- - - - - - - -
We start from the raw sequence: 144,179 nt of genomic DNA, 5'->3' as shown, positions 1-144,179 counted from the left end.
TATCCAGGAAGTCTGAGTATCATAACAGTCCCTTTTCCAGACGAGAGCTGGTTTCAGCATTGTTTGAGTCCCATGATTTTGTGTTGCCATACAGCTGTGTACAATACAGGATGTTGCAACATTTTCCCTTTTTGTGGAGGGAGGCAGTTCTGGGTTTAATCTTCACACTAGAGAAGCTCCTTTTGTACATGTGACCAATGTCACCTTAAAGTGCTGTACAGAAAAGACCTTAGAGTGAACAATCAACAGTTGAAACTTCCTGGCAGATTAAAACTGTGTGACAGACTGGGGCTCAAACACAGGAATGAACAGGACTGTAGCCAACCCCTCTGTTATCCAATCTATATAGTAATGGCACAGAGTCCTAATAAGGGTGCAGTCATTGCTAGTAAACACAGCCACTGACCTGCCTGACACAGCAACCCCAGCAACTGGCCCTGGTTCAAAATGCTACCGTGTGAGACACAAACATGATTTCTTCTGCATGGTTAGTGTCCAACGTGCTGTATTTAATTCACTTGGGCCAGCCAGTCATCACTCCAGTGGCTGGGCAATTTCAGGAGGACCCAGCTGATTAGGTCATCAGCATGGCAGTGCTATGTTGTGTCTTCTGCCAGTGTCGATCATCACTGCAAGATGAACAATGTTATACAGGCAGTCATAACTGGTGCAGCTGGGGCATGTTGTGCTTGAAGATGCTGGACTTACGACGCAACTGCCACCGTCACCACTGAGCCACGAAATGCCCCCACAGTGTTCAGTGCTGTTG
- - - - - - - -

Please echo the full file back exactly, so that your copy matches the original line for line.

We start from the raw sequence: 144,179 nt of genomic DNA, 5'->3' as shown, positions 1-144,179 counted from the left end.
TATCCAGGAAGTCTGAGTATCATAACAGTCCCTTTTCCAGACGAGAGCTGGTTTCAGCATTGTTTGAGTCCCATGATTTTGTGTTGCCATACAGCTGTGTACAATACAGGATGTTGCAACATTTTCCCTTTTTGTGGAGGGAGGCAGTTCTGGGTTTAATCTTCACACTAGAGAAGCTCCTTTTGTACATGTGACCAATGTCACCTTAAAGTGCTGTACAGAAAAGACCTTAGAGTGAACAATCAACAGTTGAAACTTCCTGGCAGATTAAAACTGTGTGACAGACTGGGGCTCAAACACAGGAATGAACAGGACTGTAGCCAACCCCTCTGTTATCCAATCTATATAGTAATGGCACAGAGTCCTAATAAGGGTGCAGTCATTGCTAGTAAACACAGCCACTGACCTGCCTGACACAGCAACCCCAGCAACTGGCCCTGGTTCAAAATGCTACCGTGTGAGACACAAACATGATTTCTTCTGCATGGTTAGTGTCCAACGTGCTGTATTTAATTCACTTGGGCCAGCCAGTCATCACTCCAGTGGCTGGGCAATTTCAGGAGGACCCAGCTGATTAGGTCATCAGCATGGCAGTGCTATGTTGTGTCTTCTGCCAGTGTCGATCATCACTGCAAGATGAACAATGTTATACAGGCAGTCATAACTGGTGCAGCTGGGGCATGTTGTGCTTGAAGATGCTGGACTTACGACGCAACTGCCACCGTCACCACTGAGCCACGAAATGCCCCCACAGTGTTCAGTGCTGTTG